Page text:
Summary: Cytochrome C and Quinol oxidase polypeptide I
This is the Wikipedia entry entitled "Main subunit of cytochrome c oxidase". More...
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Main subunit of cytochrome c oxidase Edit Wikipedia article
|Cytochrome C and Quinol oxidase polypeptide I|
|Structure of the 13-subunit oxidized cytochrome c oxidase.|
Cytochrome C and Quinol oxidase polypeptide I is main subunit of cytochrome c oxidase complex.
Cytochrome c oxidase (EC 220.127.116.11) is a key enzyme in aerobic metabolism. Proton pumping heme-copper oxidases represent the terminal, energy-transfer enzymes of respiratory chains in prokaryotes and eukaryotes. The CuB-heme a3 (or heme o) binuclear centre, associated with the largest subunit I of cytochrome c and ubiquinol oxidases (EC 1.10.3), is directly involved in the coupling between dioxygen reduction and proton pumping. Some terminal oxidases generate a transmembrane proton gradient across the plasma membrane (prokaryotes) or the mitochondrial inner membrane (eukaryotes).
The enzyme complex consists of 3-4 subunits (prokaryotes) up to 13 polypeptides (mammals) of which only the catalytic subunit (equivalent to mammalian subunit I (CO I)) is found in all heme-copper respiratory oxidases. The presence of a bimetallic centre (formed by a high-spin heme and copper B) as well as a low-spin heme, both ligated to six conserved histidine residues near the outer side of four transmembrane spans within CO I is common to all family members. In contrast to eukaryotes the respiratory chain of prokaryotes is branched to multiple terminal oxidases. The enzyme complexes vary in heme and copper composition, substrate type and substrate affinity. The different respiratory oxidases allow the cells to customize their respiratory systems according to a variety of environmental growth conditions.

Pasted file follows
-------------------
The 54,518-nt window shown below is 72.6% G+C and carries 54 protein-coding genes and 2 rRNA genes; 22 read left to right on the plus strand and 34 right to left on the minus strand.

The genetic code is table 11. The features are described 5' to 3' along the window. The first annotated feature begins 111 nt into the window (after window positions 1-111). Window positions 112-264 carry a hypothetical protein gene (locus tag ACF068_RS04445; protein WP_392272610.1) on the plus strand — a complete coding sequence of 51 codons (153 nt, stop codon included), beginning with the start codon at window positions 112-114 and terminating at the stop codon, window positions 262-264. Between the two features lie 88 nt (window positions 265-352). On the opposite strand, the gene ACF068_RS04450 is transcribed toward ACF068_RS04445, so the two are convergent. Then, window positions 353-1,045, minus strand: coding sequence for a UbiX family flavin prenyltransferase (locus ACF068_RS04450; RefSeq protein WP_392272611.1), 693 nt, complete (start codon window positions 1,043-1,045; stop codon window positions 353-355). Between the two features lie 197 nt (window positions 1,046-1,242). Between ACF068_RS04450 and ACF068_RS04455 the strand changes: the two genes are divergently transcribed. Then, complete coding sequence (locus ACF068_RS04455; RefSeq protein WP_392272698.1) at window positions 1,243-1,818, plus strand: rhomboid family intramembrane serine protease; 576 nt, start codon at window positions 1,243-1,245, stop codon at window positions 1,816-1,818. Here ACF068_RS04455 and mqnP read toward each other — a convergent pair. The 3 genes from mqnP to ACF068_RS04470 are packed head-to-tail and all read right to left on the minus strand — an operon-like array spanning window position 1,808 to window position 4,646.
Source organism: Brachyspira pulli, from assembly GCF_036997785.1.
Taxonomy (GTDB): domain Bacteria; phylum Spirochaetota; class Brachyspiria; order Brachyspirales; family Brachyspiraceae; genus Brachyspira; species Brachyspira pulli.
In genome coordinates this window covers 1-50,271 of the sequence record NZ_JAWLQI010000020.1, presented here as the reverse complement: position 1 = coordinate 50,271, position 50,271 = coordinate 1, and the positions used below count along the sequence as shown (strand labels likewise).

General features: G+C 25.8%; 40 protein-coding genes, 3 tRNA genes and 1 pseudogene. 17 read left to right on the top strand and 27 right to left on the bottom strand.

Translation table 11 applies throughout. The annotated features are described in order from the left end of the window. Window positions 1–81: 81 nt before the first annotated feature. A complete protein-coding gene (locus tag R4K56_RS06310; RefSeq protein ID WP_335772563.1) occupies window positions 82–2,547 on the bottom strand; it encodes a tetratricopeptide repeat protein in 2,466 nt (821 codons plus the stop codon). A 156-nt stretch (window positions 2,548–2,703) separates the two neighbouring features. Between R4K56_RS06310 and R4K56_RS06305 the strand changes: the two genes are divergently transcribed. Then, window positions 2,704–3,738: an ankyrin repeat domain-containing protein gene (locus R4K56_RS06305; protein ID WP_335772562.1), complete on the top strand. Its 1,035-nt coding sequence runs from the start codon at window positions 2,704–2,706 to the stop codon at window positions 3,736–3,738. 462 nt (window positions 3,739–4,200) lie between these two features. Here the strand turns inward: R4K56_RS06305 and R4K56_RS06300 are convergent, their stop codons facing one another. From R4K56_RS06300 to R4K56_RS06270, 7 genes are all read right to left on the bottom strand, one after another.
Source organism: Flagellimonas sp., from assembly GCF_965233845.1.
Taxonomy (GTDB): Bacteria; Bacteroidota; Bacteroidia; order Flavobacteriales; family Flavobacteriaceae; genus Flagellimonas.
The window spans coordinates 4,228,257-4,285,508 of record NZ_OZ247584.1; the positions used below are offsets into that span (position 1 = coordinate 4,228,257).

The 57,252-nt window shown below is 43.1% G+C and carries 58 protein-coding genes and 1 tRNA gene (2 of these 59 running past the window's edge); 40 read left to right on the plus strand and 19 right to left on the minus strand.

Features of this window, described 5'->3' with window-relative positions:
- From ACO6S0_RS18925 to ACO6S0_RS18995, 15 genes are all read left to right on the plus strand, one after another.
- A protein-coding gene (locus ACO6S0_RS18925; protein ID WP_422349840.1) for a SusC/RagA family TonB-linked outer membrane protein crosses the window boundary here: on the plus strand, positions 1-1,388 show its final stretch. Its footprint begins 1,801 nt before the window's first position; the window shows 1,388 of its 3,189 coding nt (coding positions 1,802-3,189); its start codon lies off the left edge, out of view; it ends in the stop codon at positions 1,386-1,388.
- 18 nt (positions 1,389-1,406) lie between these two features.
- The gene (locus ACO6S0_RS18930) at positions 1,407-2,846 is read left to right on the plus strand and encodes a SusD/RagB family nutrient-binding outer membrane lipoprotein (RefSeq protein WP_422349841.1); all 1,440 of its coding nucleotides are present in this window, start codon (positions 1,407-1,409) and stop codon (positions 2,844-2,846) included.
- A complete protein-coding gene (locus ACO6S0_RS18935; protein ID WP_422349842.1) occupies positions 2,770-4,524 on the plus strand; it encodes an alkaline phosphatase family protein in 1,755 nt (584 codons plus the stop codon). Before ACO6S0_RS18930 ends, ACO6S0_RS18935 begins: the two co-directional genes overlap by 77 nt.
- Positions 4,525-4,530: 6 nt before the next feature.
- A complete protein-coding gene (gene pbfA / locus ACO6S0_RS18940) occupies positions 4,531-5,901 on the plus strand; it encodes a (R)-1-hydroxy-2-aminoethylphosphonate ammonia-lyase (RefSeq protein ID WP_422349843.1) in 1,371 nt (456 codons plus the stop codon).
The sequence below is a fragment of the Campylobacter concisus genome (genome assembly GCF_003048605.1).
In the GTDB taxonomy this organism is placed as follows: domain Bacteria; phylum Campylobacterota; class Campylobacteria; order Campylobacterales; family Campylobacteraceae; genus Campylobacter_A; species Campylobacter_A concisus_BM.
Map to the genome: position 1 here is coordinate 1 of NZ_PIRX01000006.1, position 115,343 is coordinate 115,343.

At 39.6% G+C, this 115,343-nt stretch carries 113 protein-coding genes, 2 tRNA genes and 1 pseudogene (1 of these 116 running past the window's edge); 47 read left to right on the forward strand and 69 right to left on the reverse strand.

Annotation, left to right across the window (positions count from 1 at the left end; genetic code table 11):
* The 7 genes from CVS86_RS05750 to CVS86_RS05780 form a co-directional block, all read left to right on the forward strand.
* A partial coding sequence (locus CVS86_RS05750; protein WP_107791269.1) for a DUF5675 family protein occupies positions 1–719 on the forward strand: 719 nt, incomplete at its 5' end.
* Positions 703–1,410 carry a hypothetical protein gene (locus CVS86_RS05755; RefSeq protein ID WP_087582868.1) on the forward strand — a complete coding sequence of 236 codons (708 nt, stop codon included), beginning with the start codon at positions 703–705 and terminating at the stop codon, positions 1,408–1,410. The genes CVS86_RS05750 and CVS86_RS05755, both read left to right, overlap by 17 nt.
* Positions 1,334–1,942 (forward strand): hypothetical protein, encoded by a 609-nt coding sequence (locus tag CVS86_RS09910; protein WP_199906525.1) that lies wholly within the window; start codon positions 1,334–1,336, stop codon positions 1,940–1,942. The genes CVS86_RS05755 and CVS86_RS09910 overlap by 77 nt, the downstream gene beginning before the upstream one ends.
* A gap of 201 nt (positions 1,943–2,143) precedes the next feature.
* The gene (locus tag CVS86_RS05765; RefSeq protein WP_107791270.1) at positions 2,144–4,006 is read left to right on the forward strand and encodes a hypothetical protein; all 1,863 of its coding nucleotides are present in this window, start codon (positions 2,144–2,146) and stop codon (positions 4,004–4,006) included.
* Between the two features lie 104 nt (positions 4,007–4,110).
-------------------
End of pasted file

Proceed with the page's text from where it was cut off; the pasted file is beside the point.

It has been shown that eubacterial quinol oxidase was derived from cytochrome c oxidase in Gram-positive bacteria and that archaebacterial quinol oxidase has an independent origin. A considerable amount of evidence suggests that proteobacteria (Purple bacteria) acquired quinol oxidase through a lateral gene transfer from Gram-positive bacteria.
A related nitric oxide reductase (EC 18.104.22.168) exists in denitrifying species of archae and eubacteria and is a heterodimer of cytochromes b and c. Phenazine methosulphate can act as acceptor. It has been suggested that cytochrome c oxidase catalytic subunits evolved from ancient nitric oxide reductases that could reduce both nitrogen and oxygen.  
- Cytochrome c oxidase cbb3-type, subunit I IPR004677
- Cytochrome o ubiquinol oxidase, subunit I IPR014207
- Cytochrome aa3 quinol oxidase, subunit I IPR014233
- Cytochrome c oxidase, subunit I bacterial type IPR014241
In humans, the main subunit of cytochrome c oxidase is encoded by the MT-CO1 gene.
- Tsukihara T, Aoyama H, Yamashita E, et al. (May 1996). "The whole structure of the 13-subunit oxidized cytochrome c oxidase at 2.8 A". Science 272 (5265): 1136–44. Bibcode 1996Sci...272.1136T. doi:10.1126/science.272.5265.1136. PMID 8638158.
- Rumbley J, Gennis RB, Garcia-Horsman JA, Barquera B, Ma J (1994). "The superfamily of heme-copper respiratory oxidases". J. Bacteriol. 176 (18): 5587–5600. PMC 196760. PMID 8083153. //www.ncbi.nlm.nih.gov/pmc/articles/PMC196760/.
- Glaser P, Villani G, Papa S, Capitanio N (1994). "The proton pump of heme-copper oxidases". Cell Biol. Int. 18 (5): 345–355. doi:10.1006/cbir.1994.1084. PMID 8049679.
- Saraste M, Castresana J, Higgins DG, Lubben M (1994). "Evolution of cytochrome oxidase, an enzyme older than atmospheric oxygen". EMBO J. 13 (11): 2516–2525. PMC 395125. PMID 8013452. //www.ncbi.nlm.nih.gov/pmc/articles/PMC395125/.
- Capaldi RA, Malatesta F, Darley-Usmar VM (1983). "Structure of cytochrome c oxidase". Biochim. Biophys. Acta 726 (2): 135–48. PMID 6307356.
- Saraste M, Holm L, Wikstrom M (1987). "Structural models of the redox centres in cytochrome oxidase". EMBO J. 6 (9): 2819–2823. PMC 553708. PMID 2824194. //www.ncbi.nlm.nih.gov/pmc/articles/PMC553708/.